On the one hand, Oprah is doing women a service. She's providing an example for all women to never give up trying to "live your best life." She has shown us that overweight women can lose weight -- but will probably regain it without solid and consistent habits when it comes to diet, exercise, and stress management. She's publicly admitted that she weighs 200 pounds -- and who among us is brave enough to reveal our weight to millions? -- and she's getting back on track.
But on the other hand, there's a large piece of this story that isn't being told. Besides falling off the wagon of weight control, Oprah Winfrey has fallen off the thyroid treatment wagon. (And frankly, her decision to stop taking thyroid medication is one of six reasons Oprah doesn't have to weigh 200 pounds today, but does.)
And in falling off the thyroid treatment wagon, Oprah may, inadvertently and unfortunately, also be taking millions of American women along with her.
Millions of women listen to Oprah. They trust her...they believe that with her access, wealth, and clout, she is getting -- and in turn, sharing with her viewers and readers -- the absolute best medical advice available. And that's the problem. They trust Oprah to tell them exactly how it is. And she isn't.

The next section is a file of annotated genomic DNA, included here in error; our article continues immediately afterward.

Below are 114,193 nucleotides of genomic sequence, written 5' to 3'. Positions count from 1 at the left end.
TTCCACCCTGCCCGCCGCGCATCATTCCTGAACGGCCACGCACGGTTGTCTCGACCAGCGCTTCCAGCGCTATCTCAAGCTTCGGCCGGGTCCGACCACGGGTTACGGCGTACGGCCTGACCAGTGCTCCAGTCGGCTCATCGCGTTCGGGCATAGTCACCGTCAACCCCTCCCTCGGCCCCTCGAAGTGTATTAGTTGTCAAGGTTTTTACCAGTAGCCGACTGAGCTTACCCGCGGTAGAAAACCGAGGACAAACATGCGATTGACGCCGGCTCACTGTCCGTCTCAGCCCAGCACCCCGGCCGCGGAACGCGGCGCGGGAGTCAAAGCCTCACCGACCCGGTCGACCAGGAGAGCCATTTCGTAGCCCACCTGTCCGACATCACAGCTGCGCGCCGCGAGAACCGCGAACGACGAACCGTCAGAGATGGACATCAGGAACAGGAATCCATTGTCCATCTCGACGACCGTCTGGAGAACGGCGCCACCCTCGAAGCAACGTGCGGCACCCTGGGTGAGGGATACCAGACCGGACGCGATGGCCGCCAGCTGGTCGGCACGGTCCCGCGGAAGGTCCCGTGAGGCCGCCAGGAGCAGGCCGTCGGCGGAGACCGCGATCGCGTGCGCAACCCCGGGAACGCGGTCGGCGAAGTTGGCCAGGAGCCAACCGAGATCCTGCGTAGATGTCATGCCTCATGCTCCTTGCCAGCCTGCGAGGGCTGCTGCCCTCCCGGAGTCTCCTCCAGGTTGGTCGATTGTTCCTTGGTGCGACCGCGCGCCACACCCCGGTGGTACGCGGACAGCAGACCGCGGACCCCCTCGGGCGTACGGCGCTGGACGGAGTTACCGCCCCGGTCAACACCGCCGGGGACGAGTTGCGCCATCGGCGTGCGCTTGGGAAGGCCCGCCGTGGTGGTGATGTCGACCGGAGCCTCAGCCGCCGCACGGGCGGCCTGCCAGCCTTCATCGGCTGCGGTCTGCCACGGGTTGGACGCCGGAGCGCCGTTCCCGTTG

Oprah herself is misinformed about thyroid disease, and she -- and her magazine and website -- are sharing misinformation about thyroid disease. Women may be tempted to follow Oprah's example. But that could be dangerous.
Here are some things that Oprah has said or published about thyroid disease that I urge women to reconsider!
First, in her January 6, 2009 show, Oprah, in talking about hypothyroidism, shared that her doctor told her "You must learn to embrace hunger, because you have a thyroid issue. Your metabolism is nothing." She then described her own reaction: "It was almost like some kind of sentence, a fat sentence, because I thought, now it doesn't matter. I've got a thyroid problem. Everything I eat is going to make me fat anyway. I might as well just eat whatever I want. I felt completely defeated. I thought ok, that's it."